By 1990, researchers in the US found significantly reduced levels of Salmonella spp. in carcass and caecal samples, after including calcium formate in broiler diets (Izat et al., 1990). Further research (Kovarik and Lojda, 2000) reported that formic acid at 0.5 per cent in the diet can be successfully used at farms to reduce salmonella contamination in feed, excretion of Salmonella spp. and re-infection of chicken populations.

The scientific literature is full of such reports but in practice, a number of more practical issues will sort out the effective acidifiers from the rest. Pure formic acid, however effective in feed, is also corrosive, hazardous, as well as volatile – it is literally too difficult to handle in a feed mill.

Furthermore, while producing pelleted poultry feed, you can expect losses of up to 20 per cent of the formic acid being used. Furthermore, these volatile, liquid–based acids only offer antibacterial protection in the feed and the foregut of the birds.

Recent research has focused on overcoming these limitations. Chemical compounds which are heat-stable, non–corrosive and yet still effective are the way forward. Diformates, like sodium diformate (ADDCON) satisfy these industry requirements. Sodium diformate provides the anti-bacterial protection of formic acid while its crystalline, non–volatile nature allows it to be used safely in the feed mills. When used in animal feed, this enables the diformate to provide effective, efficient, yet safe protection against Salmonella and other antibiotic-resistant pathogens.

A trial with diformate (Lückstädt and Theobald, 2009), showed how a healthy gut – with lower amount of Enterobacter as well as Salmonella and Campylobacter, was achieved in broiler fed 0.6 per cent of sodium diformate (Table 2).

Table 2. Results of microbiological investigation of the intestine (CFU/g) in broiler fed with or without sodium diformate (NDF) for 39 days
Control NDF 0.6%
Enterobacteria 107 105
Lactobacilli 107 108
Bifidobacteria 105 106

These results clearly show the beneficial effects of NDF against pathogenic bacteria in broiler, while leading to a state of eubiosis in treated chickens. Notably lower Enterobacter numbers and distinctly higher Lactobacilli and Bifidobacteria numbers show the beneficial impact of NDF on the intestinal microbiota.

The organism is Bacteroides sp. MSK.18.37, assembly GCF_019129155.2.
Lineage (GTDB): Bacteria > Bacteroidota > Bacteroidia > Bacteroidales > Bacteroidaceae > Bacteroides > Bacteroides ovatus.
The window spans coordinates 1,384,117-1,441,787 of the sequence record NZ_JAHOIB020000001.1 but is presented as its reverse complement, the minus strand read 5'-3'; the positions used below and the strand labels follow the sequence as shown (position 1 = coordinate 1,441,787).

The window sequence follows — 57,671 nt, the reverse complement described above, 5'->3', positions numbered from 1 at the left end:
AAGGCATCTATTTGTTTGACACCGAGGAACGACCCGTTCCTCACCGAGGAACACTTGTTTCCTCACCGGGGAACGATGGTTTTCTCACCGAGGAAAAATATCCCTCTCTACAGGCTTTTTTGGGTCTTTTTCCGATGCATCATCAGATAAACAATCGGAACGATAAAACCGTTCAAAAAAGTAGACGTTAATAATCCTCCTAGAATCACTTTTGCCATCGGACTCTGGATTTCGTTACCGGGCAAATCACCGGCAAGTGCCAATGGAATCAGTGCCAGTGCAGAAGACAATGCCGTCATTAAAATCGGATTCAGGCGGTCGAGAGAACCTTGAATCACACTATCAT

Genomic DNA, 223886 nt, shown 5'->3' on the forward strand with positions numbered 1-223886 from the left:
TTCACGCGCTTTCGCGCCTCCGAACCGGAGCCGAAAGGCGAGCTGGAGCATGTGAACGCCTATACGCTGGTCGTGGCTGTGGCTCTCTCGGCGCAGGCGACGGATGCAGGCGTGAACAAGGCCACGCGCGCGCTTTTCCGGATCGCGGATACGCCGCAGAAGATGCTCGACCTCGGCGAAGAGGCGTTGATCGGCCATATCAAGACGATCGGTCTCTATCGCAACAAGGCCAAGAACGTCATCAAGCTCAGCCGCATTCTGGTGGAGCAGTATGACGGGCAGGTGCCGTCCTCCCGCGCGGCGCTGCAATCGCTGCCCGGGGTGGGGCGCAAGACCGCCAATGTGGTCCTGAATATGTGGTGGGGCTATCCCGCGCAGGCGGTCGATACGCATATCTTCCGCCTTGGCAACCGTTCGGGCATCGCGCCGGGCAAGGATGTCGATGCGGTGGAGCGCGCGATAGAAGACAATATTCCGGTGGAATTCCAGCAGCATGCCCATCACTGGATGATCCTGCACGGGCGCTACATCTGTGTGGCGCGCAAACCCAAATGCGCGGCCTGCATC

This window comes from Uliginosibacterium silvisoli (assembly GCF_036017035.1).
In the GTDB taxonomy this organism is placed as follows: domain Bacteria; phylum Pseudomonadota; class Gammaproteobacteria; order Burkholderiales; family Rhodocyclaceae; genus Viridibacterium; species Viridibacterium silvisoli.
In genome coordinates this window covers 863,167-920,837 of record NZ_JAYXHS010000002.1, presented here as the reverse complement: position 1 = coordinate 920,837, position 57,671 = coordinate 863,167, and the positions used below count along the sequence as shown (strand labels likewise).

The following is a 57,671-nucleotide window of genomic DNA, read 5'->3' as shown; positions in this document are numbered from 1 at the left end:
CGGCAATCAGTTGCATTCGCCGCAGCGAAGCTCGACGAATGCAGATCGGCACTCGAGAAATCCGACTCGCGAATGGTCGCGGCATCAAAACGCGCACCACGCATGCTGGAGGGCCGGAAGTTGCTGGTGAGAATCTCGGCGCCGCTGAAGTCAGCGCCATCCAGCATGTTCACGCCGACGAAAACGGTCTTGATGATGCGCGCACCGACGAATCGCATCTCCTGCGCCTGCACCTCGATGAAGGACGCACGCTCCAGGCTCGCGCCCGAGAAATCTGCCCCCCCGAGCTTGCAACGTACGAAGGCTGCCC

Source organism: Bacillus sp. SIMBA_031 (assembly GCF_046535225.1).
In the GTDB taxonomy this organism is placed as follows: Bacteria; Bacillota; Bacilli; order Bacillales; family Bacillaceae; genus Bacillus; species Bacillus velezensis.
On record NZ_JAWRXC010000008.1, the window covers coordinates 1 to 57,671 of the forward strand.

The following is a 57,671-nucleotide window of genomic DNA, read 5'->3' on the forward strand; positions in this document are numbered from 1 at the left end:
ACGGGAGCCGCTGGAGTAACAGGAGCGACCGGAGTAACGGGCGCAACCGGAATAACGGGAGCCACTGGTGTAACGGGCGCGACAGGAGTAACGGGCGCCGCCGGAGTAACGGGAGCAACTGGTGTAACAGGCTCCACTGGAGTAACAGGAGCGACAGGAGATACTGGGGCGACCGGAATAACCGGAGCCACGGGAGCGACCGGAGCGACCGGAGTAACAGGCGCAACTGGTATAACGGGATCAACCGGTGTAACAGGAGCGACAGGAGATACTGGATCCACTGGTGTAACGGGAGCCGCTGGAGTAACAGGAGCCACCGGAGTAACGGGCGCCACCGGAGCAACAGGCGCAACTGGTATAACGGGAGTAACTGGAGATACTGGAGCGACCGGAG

A recently published study by DEFRA (Department for Environment, Food and Rural Affairs, UK, 2012) analysed the effect of NDF against pathogens in poultry. The product was especially assessed for anti–Salmonella activity in the presence of different matrices, like crop contents and caecal contents. This involved addition of the diformate at 0.6 per cent followed by the addition of a defined number of colony forming units of the challenge strains (Salmonella enteritidis and S. typhimurium). After a certain period of incubation, a semi-quantitative sensitive isolation technique was applied to determine any change in cell count.

In crop contents there was a log 5 reduction in only one hour with no re-growth detected at four and nine hours. In caecal contents, there was a log 1 reduction at nine hours and a log 4 reduction at 24 hours (Table 3).

Table 3. Anti-Salmonella effect of sodium diformate (NDF) in different matrices from the gastro–intestinal tract of poultry (in log-units)
Crop Caecum
Hours after challenge 1 9 24
0.6% NDF -5 log CFU -1 log CFU -4 log CFU

Conclusion – Combined Strategies

Using acidification in broiler diets is a valuable strategy in the producer’s armoury against productivity losses caused by pathogenic bacteria. Combined strategies that include biosecurity and a proper hygiene management along with the use of organic acid salts like diformate have a highly beneficial impact in reducing the incidence of Salmonella outbreaks in both humans and livestock.

The results described above prove irrefutably how healthy livestock guts, inhibited pathogen growth and food safety can be achieved by dietary means, without resorting to antibiotic supplementation. Together, these measures offer a sustainable, yet highly effective means of raising healthy, productive livestock while safeguarding human health.

March 2012